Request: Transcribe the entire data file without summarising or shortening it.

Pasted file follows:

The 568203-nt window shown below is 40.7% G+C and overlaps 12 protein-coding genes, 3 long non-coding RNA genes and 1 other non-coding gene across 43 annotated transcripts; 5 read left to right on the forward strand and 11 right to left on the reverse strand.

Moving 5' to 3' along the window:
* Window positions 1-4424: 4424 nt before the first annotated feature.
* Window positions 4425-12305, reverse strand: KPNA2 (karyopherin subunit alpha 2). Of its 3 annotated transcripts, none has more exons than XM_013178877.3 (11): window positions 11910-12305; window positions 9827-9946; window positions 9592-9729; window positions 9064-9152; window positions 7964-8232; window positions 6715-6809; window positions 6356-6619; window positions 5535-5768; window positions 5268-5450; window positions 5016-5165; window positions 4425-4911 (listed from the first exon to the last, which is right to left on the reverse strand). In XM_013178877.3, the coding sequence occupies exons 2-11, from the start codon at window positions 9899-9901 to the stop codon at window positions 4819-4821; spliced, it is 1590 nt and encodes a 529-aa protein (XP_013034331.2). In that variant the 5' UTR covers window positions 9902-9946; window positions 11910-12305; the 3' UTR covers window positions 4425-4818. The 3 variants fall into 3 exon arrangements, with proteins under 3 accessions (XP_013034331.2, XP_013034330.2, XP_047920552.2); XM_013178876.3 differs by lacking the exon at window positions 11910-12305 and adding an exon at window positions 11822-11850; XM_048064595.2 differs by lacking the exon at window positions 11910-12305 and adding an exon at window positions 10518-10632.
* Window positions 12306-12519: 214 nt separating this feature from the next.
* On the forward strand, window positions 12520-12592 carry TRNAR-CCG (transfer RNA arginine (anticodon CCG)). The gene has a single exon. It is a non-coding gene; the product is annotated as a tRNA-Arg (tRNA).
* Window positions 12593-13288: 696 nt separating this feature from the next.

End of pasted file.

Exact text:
The 568203-nt window shown below is 40.7% G+C and overlaps 12 protein-coding genes, 3 long non-coding RNA genes and 1 other non-coding gene across 43 annotated transcripts; 5 read left to right on the forward strand and 11 right to left on the reverse strand.

Moving 5' to 3' along the window:
* Window positions 1-4424: 4424 nt before the first annotated feature.
* Window positions 4425-12305, reverse strand: KPNA2 (karyopherin subunit alpha 2). Of its 3 annotated transcripts, none has more exons than XM_013178877.3 (11): window positions 11910-12305; window positions 9827-9946; window positions 9592-9729; window positions 9064-9152; window positions 7964-8232; window positions 6715-6809; window positions 6356-6619; window positions 5535-5768; window positions 5268-5450; window positions 5016-5165; window positions 4425-4911 (listed from the first exon to the last, which is right to left on the reverse strand). In XM_013178877.3, the coding sequence occupies exons 2-11, from the start codon at window positions 9899-9901 to the stop codon at window positions 4819-4821; spliced, it is 1590 nt and encodes a 529-aa protein (XP_013034331.2). In that variant the 5' UTR covers window positions 9902-9946; window positions 11910-12305; the 3' UTR covers window positions 4425-4818. The 3 variants fall into 3 exon arrangements, with proteins under 3 accessions (XP_013034331.2, XP_013034330.2, XP_047920552.2); XM_013178876.3 differs by lacking the exon at window positions 11910-12305 and adding an exon at window positions 11822-11850; XM_048064595.2 differs by lacking the exon at window positions 11910-12305 and adding an exon at window positions 10518-10632.
* Window positions 12306-12519: 214 nt separating this feature from the next.
* On the forward strand, window positions 12520-12592 carry TRNAR-CCG (transfer RNA arginine (anticodon CCG)). The gene has a single exon. It is a non-coding gene; the product is annotated as a tRNA-Arg (tRNA).
* Window positions 12593-13288: 696 nt separating this feature from the next.